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Why Did O.J. Simpson Go To Prison?

The Murders and Trial

On June 12, 1994, Nicole Brown Simpson and Ron Goldman were found brutally murdered outside Nicole’s home in Los Angeles. Nicole’s ex-husband, football star O.J. Simpson, was arrested and charged with the murders. What followed was one of the most famous criminal trials in history.

The prosecution argued that Simpson had a history of domestic violence towards Nicole and killed her in a jealous rage. Their key evidence included blood from the victims found at the crime scene and in Simpson’s car and home, and a glove found at the scene that matched one found on Simpson’s property.

However, Simpson assembled a “dream team” of lawyers who were able to raise doubts about the validity of the prosecution’s evidence. After a trial that lasted nearly a year, Simpson was acquitted of the murders in October 1995.

Civil Trial and Liability Judgement

Although Simpson was acquitted of criminal charges, the families of the victims filed a civil wrongful death lawsuit against him. The standard of proof is lower in civil trials than in criminal ones, and in February 1997 a civil jury found Simpson liable for the deaths and ordered him to pay $33.5 million in damages.

This judgement proved that while the criminal case had reasonable doubt, the preponderance of evidence in the civil case established Simpson’s role in the murders. However, Simpson moved to Florida where laws protected his NFL pension and home equity from being taken to pay the judgement.

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Las Vegas Robbery and Kidnapping

In 2007, Simpson organized an armed robbery and kidnapping in Las Vegas, Nevada. He had learned that a sports memorabilia dealer named Bruce Fromong was selling various items from Simpson’s football career that Simpson claimed had been stolen from him.

On September 13, 2007, Simpson and five accomplices confronted Fromong and others in a Las Vegas hotel room. Two of the men with Simpson had guns. The group took back several items Simpson claimed were his, and kidnapped two memorabilia dealers who were later released.

Conviction and Sentencing

Simpson and his accomplices were charged with multiple felonies including robbery, assault, and kidnapping with a deadly weapon. After a trial in 2008, Simpson was convicted on all charges and sentenced to 33 years in prison, with the possibility of parole after 9 years.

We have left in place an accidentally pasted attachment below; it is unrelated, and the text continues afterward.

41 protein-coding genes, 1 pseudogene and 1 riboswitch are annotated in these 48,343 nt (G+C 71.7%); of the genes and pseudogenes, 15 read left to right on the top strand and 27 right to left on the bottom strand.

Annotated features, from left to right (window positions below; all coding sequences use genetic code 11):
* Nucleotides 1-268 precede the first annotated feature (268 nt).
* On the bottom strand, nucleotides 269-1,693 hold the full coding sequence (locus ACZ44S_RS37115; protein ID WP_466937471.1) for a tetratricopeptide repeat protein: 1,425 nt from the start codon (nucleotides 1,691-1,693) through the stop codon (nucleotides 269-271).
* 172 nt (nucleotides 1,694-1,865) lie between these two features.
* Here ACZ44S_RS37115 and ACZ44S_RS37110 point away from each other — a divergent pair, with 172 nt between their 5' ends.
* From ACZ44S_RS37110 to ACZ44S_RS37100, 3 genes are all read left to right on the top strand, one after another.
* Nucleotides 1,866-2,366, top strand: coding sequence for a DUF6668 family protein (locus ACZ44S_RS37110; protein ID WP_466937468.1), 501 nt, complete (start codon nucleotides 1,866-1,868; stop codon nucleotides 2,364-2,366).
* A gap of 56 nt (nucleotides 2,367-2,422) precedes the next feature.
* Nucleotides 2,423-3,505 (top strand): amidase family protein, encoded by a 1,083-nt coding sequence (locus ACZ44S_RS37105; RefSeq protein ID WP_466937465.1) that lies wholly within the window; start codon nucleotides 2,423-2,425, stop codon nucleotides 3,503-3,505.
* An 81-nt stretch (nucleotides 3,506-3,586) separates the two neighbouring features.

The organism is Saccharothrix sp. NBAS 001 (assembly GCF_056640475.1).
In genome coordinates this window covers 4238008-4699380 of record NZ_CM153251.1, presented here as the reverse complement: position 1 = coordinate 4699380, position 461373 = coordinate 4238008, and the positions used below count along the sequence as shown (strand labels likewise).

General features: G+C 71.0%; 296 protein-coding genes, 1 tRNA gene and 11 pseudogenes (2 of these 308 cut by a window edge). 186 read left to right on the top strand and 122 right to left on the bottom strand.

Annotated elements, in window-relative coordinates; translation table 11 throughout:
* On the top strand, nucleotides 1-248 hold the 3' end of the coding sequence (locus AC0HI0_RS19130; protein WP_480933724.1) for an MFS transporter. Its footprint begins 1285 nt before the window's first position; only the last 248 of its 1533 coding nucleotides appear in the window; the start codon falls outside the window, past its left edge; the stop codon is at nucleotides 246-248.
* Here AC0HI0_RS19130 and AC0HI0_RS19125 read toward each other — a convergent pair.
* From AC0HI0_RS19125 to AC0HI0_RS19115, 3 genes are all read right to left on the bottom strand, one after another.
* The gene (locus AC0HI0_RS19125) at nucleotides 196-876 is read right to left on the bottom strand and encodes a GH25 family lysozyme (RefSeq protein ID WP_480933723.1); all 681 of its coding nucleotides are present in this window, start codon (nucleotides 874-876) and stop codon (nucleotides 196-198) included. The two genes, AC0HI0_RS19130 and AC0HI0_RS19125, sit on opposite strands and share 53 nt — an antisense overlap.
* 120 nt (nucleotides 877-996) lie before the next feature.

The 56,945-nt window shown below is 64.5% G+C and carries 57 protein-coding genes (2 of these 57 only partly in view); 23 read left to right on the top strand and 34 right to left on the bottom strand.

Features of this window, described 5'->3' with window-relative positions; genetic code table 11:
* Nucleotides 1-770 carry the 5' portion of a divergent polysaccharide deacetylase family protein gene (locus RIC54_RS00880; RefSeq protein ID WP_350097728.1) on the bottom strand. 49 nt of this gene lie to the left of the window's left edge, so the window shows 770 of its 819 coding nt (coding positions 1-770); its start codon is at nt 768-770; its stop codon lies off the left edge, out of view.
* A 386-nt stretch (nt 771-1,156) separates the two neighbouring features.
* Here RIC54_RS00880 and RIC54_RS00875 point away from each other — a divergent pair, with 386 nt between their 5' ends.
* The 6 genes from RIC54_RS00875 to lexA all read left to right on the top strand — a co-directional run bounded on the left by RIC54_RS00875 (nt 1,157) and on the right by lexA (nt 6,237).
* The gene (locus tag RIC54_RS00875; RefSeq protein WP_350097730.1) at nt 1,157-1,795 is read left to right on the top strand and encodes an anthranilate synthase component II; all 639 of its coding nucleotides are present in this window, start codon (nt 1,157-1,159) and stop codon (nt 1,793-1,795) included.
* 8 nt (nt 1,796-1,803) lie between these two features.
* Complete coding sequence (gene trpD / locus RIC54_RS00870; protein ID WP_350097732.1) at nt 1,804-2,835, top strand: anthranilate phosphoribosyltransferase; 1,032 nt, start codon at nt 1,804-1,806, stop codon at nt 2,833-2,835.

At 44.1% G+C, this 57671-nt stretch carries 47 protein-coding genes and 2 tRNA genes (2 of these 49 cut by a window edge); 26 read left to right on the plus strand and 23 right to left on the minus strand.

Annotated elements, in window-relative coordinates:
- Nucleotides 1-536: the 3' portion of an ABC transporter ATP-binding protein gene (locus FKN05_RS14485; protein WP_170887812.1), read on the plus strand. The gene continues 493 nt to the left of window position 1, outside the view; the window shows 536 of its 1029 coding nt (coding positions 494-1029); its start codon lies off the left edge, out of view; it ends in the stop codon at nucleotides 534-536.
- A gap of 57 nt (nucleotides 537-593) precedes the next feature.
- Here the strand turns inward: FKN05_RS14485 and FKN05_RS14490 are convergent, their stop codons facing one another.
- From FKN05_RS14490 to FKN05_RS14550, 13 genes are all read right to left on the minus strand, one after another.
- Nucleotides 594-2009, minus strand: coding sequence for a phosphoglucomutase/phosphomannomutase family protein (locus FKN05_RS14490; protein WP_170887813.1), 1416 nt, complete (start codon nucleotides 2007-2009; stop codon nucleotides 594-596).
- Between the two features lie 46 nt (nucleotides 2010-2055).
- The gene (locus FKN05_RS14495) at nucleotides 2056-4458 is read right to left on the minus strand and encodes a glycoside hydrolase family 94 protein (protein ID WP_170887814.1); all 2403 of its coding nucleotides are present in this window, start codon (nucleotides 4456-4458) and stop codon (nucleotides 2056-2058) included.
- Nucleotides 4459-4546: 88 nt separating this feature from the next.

Many legal experts believe the severity of the sentence was influenced by Simpson’s previous acquittal in the murders of Nicole Brown Simpson and Ron Goldman. The Las Vegas jury was not allowed to hear specifics about the previous charges, but the judge and attorneys were aware of the implication.

So in summary, while the 1995 criminal trial did not convict Simpson, the civil case established liability, and the Las Vegas conviction in 2008 finally sent him to prison. Simpson was granted parole in 2017 after serving 9 years and is now living in Nevada.

Why the Prison Sentence Was Justified

Simpson’s 33 year sentence for the Las Vegas robbery and kidnapping has been criticized by some as disproportionate or influenced by his prior history. However, there are several reasons why the sentence can be seen as justified:

  • Simpson planned and organized a violent armed robbery involving kidnapping and assault. This was much more severe than simply shoplifting memorabilia as his lawyers claimed.
  • He had a history of violence, including his previous domestic abuse towards his ex-wife Nicole Brown Simpson prior to her murder.
  • The sentence guidelines for these types of felony charges in Nevada recommending up to 30 years in these circumstances.
  • Simpson showed no remorse and claimed he did nothing wrong despite overwhelming evidence. Lack of accountability is commonly considered grounds for a harsher sentence.